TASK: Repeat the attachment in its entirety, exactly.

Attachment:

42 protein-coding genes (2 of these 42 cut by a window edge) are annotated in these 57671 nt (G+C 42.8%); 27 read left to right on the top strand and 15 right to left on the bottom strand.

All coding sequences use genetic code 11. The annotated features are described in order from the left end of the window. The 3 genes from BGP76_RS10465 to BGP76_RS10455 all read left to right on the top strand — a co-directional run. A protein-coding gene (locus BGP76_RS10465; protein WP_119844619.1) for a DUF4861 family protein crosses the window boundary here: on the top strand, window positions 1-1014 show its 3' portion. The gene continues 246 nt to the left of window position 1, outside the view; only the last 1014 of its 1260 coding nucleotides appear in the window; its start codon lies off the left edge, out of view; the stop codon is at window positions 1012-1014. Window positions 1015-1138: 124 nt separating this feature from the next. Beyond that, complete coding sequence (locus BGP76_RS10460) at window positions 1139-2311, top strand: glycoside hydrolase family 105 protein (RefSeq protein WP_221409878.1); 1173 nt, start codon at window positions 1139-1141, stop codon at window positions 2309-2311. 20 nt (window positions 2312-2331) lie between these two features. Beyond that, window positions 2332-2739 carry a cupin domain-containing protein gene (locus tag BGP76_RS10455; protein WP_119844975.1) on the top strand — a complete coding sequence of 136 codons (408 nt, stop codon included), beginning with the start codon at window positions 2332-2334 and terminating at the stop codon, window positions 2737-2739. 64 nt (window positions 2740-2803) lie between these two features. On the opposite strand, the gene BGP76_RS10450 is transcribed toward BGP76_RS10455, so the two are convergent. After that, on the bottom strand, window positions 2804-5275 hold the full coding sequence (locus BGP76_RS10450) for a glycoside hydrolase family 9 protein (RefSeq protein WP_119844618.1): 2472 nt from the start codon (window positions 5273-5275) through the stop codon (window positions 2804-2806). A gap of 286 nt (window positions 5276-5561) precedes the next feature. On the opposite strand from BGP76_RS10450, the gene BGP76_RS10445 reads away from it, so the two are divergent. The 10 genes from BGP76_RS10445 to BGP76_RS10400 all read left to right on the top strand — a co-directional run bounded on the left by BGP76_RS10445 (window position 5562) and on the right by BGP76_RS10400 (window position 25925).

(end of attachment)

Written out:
42 protein-coding genes (2 of these 42 cut by a window edge) are annotated in these 57671 nt (G+C 42.8%); 27 read left to right on the top strand and 15 right to left on the bottom strand.

All coding sequences use genetic code 11. The annotated features are described in order from the left end of the window. The 3 genes from BGP76_RS10465 to BGP76_RS10455 all read left to right on the top strand — a co-directional run. A protein-coding gene (locus BGP76_RS10465; protein WP_119844619.1) for a DUF4861 family protein crosses the window boundary here: on the top strand, window positions 1-1014 show its 3' portion. The gene continues 246 nt to the left of window position 1, outside the view; only the last 1014 of its 1260 coding nucleotides appear in the window; its start codon lies off the left edge, out of view; the stop codon is at window positions 1012-1014. Window positions 1015-1138: 124 nt separating this feature from the next. Beyond that, complete coding sequence (locus BGP76_RS10460) at window positions 1139-2311, top strand: glycoside hydrolase family 105 protein (RefSeq protein WP_221409878.1); 1173 nt, start codon at window positions 1139-1141, stop codon at window positions 2309-2311. 20 nt (window positions 2312-2331) lie between these two features. Beyond that, window positions 2332-2739 carry a cupin domain-containing protein gene (locus tag BGP76_RS10455; protein WP_119844975.1) on the top strand — a complete coding sequence of 136 codons (408 nt, stop codon included), beginning with the start codon at window positions 2332-2334 and terminating at the stop codon, window positions 2737-2739. 64 nt (window positions 2740-2803) lie between these two features. On the opposite strand, the gene BGP76_RS10450 is transcribed toward BGP76_RS10455, so the two are convergent. After that, on the bottom strand, window positions 2804-5275 hold the full coding sequence (locus BGP76_RS10450) for a glycoside hydrolase family 9 protein (RefSeq protein WP_119844618.1): 2472 nt from the start codon (window positions 5273-5275) through the stop codon (window positions 2804-2806). A gap of 286 nt (window positions 5276-5561) precedes the next feature. On the opposite strand from BGP76_RS10450, the gene BGP76_RS10445 reads away from it, so the two are divergent. The 10 genes from BGP76_RS10445 to BGP76_RS10400 all read left to right on the top strand — a co-directional run bounded on the left by BGP76_RS10445 (window position 5562) and on the right by BGP76_RS10400 (window position 25925).